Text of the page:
From the beginning, some clerks kept regular records of vital events, roughly in chronological order. Many others complied only very loosely, recording marriages and births only in family groups. In this format, few deaths are found except for minor children and for wives predeceasing their husbands. Then, beginning with the 1820 marriage statute, virtually every town complied, though some failed to make entries in a new, separate book as mandated.

    1820 –"An Act for the Due and Orderly Celebrating of Marriage" provides for publication of intentions, persons authorized to conduct marriage, and consent of parents to underage marriage. Certificates were to be lodged with the town clerk who shall "record said certificate at full length in a book procured by him for this purpose," for which he is to receive 12 1/2 ¢ per record.

    1848 – The registrar of each school district is to report each August all births, deaths, and marriages in the past year with names, color, occupations, place of birth, age, residence, cause of death, etc. Town clerk to enter the record in a book kept for that purpose. Abstract to be transmitted to the Secretary of the State. Entries begin August 1, 1847 for the year ended July 31, 1848.

    With its objective of compiling events to about 1850, the Barbour Collection includes these school district registers for some towns, but for others it entirely omits records from this book. In a very few towns Barbour entries include some records beyond 1852.

    1852 – Registration by school district discontinued. Physicians and ministers were to submit certificates of births, deaths, and marriages. Town clerk or registrar to keep records of births, deaths, and marriages, with specified details in ledger columns. Sextons were to submit monthly burial reports. Certificates required for removal of bodies from towns.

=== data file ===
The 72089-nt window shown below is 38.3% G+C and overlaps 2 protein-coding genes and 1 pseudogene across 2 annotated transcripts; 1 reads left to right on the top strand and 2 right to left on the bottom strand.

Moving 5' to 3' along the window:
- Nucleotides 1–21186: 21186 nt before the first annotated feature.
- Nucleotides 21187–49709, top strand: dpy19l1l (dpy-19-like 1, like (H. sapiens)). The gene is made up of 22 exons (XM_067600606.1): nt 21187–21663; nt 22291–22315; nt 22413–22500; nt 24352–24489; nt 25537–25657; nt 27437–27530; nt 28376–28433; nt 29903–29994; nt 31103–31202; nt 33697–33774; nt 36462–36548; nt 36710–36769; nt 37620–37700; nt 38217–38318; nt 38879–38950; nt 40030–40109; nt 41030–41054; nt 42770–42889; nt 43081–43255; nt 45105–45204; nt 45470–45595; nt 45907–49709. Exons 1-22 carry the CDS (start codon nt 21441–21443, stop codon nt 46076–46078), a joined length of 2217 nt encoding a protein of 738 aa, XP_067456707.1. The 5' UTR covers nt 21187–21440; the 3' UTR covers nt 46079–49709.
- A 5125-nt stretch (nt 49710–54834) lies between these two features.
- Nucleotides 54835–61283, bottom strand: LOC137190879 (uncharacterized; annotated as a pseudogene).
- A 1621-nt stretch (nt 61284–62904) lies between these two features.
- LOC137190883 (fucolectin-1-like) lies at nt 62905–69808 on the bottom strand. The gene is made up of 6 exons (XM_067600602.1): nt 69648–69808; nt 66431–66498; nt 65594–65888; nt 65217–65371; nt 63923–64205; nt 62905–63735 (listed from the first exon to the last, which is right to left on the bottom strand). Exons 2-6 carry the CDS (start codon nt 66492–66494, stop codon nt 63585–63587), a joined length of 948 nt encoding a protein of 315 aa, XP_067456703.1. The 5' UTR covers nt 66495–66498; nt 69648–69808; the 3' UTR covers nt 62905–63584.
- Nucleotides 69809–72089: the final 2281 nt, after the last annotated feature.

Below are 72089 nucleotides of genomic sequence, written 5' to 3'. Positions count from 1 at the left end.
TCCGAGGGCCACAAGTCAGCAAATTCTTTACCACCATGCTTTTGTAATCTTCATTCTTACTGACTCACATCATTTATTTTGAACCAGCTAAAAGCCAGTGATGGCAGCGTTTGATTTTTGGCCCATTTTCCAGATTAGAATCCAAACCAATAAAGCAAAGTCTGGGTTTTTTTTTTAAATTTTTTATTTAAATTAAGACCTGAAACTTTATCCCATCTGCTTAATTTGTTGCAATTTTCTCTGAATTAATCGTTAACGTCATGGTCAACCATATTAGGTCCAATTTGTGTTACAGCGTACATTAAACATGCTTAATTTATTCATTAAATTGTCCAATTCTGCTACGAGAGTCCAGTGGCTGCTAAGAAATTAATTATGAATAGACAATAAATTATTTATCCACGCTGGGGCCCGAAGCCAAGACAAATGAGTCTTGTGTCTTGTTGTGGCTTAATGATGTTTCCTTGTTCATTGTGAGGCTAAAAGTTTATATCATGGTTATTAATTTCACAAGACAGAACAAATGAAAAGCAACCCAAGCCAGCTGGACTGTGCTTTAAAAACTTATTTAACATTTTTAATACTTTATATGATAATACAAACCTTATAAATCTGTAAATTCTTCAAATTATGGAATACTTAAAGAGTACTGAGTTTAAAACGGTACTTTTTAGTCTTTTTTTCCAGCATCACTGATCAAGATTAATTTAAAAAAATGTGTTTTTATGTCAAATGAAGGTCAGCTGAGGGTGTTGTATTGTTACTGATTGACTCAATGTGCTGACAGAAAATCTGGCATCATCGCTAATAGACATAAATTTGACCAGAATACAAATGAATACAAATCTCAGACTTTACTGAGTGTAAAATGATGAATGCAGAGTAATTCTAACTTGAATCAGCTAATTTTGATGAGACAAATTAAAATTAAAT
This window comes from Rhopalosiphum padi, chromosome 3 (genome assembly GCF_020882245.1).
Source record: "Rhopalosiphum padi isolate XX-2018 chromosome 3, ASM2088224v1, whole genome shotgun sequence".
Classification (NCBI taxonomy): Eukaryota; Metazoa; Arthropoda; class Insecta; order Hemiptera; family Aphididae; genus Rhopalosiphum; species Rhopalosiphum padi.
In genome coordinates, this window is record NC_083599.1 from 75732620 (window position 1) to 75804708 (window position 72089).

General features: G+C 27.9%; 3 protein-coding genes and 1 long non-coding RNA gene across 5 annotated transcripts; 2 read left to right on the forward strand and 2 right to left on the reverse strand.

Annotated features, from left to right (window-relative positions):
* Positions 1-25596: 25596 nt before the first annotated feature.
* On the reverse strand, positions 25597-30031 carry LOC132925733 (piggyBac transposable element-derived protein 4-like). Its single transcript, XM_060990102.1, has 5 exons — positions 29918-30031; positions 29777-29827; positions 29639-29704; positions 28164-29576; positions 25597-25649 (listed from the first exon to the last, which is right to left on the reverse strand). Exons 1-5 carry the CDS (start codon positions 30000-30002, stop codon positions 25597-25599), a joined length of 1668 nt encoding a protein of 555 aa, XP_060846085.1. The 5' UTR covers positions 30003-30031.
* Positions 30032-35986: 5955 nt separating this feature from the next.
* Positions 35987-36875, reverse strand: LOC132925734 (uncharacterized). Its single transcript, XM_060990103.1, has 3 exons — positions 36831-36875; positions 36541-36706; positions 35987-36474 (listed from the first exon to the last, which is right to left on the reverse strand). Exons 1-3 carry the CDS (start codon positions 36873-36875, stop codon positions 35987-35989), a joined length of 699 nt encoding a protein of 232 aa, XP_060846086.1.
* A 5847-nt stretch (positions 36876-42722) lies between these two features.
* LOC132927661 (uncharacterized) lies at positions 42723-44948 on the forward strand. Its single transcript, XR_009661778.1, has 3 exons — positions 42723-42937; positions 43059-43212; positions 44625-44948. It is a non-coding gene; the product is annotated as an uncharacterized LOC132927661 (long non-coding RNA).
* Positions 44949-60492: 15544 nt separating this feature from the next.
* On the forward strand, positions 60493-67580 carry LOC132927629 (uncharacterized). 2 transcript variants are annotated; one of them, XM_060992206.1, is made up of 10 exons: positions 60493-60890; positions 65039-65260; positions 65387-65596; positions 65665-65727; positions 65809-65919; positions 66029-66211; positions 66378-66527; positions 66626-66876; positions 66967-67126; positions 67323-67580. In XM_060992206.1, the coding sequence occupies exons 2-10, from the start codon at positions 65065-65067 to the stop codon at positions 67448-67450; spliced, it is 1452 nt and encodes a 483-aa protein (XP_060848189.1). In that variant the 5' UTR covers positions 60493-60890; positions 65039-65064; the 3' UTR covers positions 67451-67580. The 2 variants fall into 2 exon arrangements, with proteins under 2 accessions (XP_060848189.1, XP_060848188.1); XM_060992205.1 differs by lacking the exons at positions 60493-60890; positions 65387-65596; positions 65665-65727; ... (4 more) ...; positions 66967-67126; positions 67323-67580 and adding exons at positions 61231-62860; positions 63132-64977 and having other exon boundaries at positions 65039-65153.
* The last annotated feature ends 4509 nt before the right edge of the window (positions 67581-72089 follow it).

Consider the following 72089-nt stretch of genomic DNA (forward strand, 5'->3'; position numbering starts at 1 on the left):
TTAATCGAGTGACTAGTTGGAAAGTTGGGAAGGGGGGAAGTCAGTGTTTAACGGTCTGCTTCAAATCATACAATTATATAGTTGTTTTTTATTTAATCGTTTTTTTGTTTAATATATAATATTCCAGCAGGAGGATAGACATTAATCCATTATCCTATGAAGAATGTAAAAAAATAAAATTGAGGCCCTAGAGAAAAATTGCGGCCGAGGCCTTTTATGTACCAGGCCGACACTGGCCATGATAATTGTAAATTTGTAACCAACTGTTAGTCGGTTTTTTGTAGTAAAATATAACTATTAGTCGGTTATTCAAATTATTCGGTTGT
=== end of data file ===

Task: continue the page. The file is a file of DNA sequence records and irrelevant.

1893 – The registrars of the several towns "shall complete the records of their respective towns by adding thereto a record of all the births, marriages, and deaths that have occurred in said towns since the date of their incorporation, of which no certificate has been returned to their office: provided, the facts … are obtained from the record of a public official, or of a church society …" Compliance is spotty, but we can thank this statute for the inclusion in Barbour of church records for several early towns.

    1897 – First records at state level. Registrars to keep records in books furnished by the Bureau of Vital Statistics, to amend records when mistakes discovered, and to keep records in a fireproof safe or in vaults. An attested copy was to be transmitted to the Superintendent of Vital Statistics for all births, marriages, and deaths beginning July 1, 1897.

    2001 – First provision for electronic creation and transmission of vital records certificates. Initially utilized by only a handful of towns.

    Barbour Additions and Corrections

    The author of this article welcomes news of other such discoveries, whether published or not. Please email

    Ashford and Brooklyn:  Labbe, Marilyn. “Corrections and Additions to the Vital Records of Ashford, Connecticut, and Brooklyn, Connecticut,” The Connecticut Nutmegger, 31 (June 1999): 375-376.

    A handful of corrections to and omissions from Ashford’s “Ye Old Paper Book.” 3

    Darien: Jessup, Harlan R. “Darien Vital Records, Book I: Another Barbour Omission” Connecticut Ancestry, 44 (November 2001): 55-59.

    When Darien was formed in 1820, the town clerk began, not very diligently, to record vital records by family groups. Only seventeen families were recorded and only ten pages used when, in 1847, the mandated new school district register was purchased. Not wanting to waste 130 good pages, the clerk used the old book to record tax liens. Kept among the tax records, this first volume of family records was not discovered by the compilers of the Barbour Collection.

    Guilford: Jacobus, Donald Lines. “Guilford (Conn.) Vital Records,” The American Genealogist, vol. 15 (1938) to vol. 19 (1942).